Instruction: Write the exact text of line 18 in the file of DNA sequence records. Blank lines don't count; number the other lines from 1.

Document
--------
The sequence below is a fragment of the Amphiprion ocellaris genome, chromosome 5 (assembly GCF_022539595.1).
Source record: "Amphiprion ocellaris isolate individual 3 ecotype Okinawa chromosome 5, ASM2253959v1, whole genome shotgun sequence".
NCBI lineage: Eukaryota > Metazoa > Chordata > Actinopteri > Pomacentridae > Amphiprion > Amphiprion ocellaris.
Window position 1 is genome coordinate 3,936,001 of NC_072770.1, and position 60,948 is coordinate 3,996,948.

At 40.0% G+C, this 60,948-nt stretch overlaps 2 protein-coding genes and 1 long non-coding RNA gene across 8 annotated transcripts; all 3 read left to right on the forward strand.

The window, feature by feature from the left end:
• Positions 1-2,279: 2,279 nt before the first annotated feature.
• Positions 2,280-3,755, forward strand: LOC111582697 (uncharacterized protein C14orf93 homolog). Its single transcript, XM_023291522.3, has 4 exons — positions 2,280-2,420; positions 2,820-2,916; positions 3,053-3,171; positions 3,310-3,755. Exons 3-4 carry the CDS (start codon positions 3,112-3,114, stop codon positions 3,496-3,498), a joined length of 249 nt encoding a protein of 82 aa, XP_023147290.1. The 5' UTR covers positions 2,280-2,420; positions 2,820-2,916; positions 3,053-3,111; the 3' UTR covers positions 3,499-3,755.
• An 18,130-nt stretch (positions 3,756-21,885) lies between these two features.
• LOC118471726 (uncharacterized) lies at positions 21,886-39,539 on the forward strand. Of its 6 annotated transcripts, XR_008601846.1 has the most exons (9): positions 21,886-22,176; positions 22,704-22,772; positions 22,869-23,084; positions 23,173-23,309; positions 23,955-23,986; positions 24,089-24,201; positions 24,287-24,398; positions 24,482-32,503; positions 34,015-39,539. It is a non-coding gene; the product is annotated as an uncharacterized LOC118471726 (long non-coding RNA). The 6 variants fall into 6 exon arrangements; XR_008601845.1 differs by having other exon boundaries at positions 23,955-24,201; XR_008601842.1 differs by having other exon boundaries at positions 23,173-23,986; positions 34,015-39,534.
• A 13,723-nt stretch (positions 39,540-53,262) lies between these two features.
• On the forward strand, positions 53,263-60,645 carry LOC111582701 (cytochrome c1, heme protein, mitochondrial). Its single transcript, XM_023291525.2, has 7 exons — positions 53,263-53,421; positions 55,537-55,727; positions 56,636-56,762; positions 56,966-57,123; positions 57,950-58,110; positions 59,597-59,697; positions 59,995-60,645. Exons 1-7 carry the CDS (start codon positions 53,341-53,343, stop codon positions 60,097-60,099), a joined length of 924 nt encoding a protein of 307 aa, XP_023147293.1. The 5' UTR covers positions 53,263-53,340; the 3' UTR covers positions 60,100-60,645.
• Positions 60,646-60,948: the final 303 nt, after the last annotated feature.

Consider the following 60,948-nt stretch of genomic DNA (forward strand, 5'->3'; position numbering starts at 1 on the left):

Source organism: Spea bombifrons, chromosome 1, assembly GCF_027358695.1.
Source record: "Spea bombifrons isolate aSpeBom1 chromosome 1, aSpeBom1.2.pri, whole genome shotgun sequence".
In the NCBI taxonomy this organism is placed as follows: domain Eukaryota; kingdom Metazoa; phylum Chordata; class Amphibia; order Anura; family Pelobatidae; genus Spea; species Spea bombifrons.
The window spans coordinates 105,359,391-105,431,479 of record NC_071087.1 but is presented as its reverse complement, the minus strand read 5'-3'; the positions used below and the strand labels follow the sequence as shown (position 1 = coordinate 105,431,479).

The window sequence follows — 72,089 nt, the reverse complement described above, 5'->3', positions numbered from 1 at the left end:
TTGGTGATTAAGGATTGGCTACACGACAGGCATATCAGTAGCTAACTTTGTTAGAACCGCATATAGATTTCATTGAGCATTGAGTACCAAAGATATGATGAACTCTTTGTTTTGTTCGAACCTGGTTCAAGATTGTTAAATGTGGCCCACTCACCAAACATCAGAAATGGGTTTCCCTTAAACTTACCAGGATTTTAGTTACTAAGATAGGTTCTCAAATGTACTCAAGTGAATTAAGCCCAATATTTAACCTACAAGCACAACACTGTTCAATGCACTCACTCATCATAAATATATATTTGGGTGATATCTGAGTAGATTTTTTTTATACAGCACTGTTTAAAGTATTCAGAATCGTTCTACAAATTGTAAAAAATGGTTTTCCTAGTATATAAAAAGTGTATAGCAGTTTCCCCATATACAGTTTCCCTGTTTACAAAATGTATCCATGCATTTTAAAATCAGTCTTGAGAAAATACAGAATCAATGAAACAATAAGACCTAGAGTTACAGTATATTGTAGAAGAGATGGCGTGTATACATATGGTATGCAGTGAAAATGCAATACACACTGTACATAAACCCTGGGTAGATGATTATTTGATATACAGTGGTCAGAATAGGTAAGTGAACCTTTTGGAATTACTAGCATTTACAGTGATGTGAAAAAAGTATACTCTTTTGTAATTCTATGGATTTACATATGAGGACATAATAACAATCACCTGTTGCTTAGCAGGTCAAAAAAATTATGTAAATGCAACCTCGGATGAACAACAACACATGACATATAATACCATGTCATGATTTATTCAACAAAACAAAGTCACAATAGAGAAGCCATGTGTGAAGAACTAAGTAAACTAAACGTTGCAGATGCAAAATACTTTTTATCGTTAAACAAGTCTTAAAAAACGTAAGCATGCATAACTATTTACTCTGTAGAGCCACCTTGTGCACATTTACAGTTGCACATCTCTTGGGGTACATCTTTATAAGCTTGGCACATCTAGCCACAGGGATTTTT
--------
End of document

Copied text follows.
The window spans coordinates 105,359,391-105,431,479 of record NC_071087.1 but is presented as its reverse complement, the minus strand read 5'-3'; the positions used below and the strand labels follow the sequence as shown (position 1 = coordinate 105,431,479).